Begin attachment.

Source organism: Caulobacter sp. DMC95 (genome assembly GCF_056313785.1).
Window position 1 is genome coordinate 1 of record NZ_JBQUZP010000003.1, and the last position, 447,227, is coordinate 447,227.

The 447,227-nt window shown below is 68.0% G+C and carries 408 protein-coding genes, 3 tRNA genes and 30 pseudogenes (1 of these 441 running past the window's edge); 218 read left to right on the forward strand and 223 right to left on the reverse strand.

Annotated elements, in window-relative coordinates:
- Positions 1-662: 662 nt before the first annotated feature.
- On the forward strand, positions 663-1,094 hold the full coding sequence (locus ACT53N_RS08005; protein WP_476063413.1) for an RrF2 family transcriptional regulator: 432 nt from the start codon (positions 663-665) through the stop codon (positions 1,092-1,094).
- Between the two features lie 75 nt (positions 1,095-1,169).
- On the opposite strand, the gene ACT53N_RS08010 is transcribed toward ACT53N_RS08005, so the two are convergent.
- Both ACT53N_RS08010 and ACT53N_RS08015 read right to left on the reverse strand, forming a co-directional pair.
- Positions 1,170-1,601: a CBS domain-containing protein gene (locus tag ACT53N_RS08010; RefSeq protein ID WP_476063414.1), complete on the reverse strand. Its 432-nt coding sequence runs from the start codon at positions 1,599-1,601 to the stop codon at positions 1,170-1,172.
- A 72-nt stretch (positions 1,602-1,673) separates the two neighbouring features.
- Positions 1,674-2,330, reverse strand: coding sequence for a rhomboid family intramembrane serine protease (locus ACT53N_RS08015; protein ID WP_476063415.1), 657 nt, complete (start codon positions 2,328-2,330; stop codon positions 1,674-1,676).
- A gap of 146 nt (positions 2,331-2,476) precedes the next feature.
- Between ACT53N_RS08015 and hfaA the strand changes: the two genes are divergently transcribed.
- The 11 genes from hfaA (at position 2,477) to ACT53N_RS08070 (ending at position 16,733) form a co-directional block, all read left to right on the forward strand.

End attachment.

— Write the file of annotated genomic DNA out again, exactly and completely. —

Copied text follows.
Source organism: Caulobacter sp. DMC95 (genome assembly GCF_056313785.1).
Window position 1 is genome coordinate 1 of record NZ_JBQUZP010000003.1, and the last position, 447,227, is coordinate 447,227.

The 447,227-nt window shown below is 68.0% G+C and carries 408 protein-coding genes, 3 tRNA genes and 30 pseudogenes (1 of these 441 running past the window's edge); 218 read left to right on the forward strand and 223 right to left on the reverse strand.

Annotated elements, in window-relative coordinates:
- Positions 1-662: 662 nt before the first annotated feature.
- On the forward strand, positions 663-1,094 hold the full coding sequence (locus ACT53N_RS08005; protein WP_476063413.1) for an RrF2 family transcriptional regulator: 432 nt from the start codon (positions 663-665) through the stop codon (positions 1,092-1,094).
- Between the two features lie 75 nt (positions 1,095-1,169).
- On the opposite strand, the gene ACT53N_RS08010 is transcribed toward ACT53N_RS08005, so the two are convergent.
- Both ACT53N_RS08010 and ACT53N_RS08015 read right to left on the reverse strand, forming a co-directional pair.
- Positions 1,170-1,601: a CBS domain-containing protein gene (locus tag ACT53N_RS08010; RefSeq protein ID WP_476063414.1), complete on the reverse strand. Its 432-nt coding sequence runs from the start codon at positions 1,599-1,601 to the stop codon at positions 1,170-1,172.
- A 72-nt stretch (positions 1,602-1,673) separates the two neighbouring features.
- Positions 1,674-2,330, reverse strand: coding sequence for a rhomboid family intramembrane serine protease (locus ACT53N_RS08015; protein ID WP_476063415.1), 657 nt, complete (start codon positions 2,328-2,330; stop codon positions 1,674-1,676).
- A gap of 146 nt (positions 2,331-2,476) precedes the next feature.
- Between ACT53N_RS08015 and hfaA the strand changes: the two genes are divergently transcribed.
- The 11 genes from hfaA (at position 2,477) to ACT53N_RS08070 (ending at position 16,733) form a co-directional block, all read left to right on the forward strand.